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In 1629, King Charles I of England "erected into a province" all the land from the Albemarle Sound in the north to the St. John's River in the south, which he directed should be named Carolana.[1]

The word Carolana is from the word Carolus, the Latin form of Charles.

In the later years of the early colony Daniel Coxe, an English physician and land speculator, received the land.

By 1698 Coxe had acquired title to the Sir Robert Heath grant of 1629, under which he claimed the region in the rear of the Carolina settlements and including the lower Mississippi Valley.[2] The expedition which was sent out to plant the colony landed at Charleston, South Carolina. But, one ship sailed up the Mississippi River for 100 miles; turning back when Jean-Baptiste Le Moyne, Sieur de Bienville informed the captain, on September 15, 1699, that the French already occupied the region. (See Louisiana (New France).) Coxe reasserted his claim to the territory, but his colony never materialized.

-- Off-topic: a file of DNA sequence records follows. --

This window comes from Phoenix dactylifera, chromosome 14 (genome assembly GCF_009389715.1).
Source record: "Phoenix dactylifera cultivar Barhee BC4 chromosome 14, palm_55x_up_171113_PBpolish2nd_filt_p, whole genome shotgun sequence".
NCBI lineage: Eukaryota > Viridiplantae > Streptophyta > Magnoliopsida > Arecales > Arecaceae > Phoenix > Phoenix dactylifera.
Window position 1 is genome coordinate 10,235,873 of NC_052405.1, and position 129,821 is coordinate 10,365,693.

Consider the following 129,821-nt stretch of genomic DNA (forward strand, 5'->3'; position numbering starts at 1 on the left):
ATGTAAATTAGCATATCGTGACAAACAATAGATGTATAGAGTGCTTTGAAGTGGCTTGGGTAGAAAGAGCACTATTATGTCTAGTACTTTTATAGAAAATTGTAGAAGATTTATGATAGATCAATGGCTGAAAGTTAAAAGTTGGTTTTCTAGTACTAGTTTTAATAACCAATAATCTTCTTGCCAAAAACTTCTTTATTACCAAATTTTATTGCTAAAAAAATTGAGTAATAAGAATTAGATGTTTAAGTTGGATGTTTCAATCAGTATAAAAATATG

In the late 1720s, to the early 1730s, Carolana split into two separate colonies. These became North and South Carolina. The name Carolina was to honor King Charles I of England.

See also[edit]


  • Dictionary of American History by James Truslow Adams, New York: Charles Scribner's Sons, 1940
  • David E. Lambert (2010). The Protestant International and the Huguenot Migration to Virginia. Peter Lang. pp. 87–99. ISBN 978-1-4331-0759-7. Retrieved 5 November 2012.


  1. ^ "Carolana - One Vision - Many Dreams!". Retrieved 2016-11-20.
  2. ^ Hunter, Michael. "Coxe, Daniel". Oxford Dictionary of National Biography (online ed.). Oxford University Press. doi:10.1093/ref:odnb/37319. (Subscription or UK public library membership required.)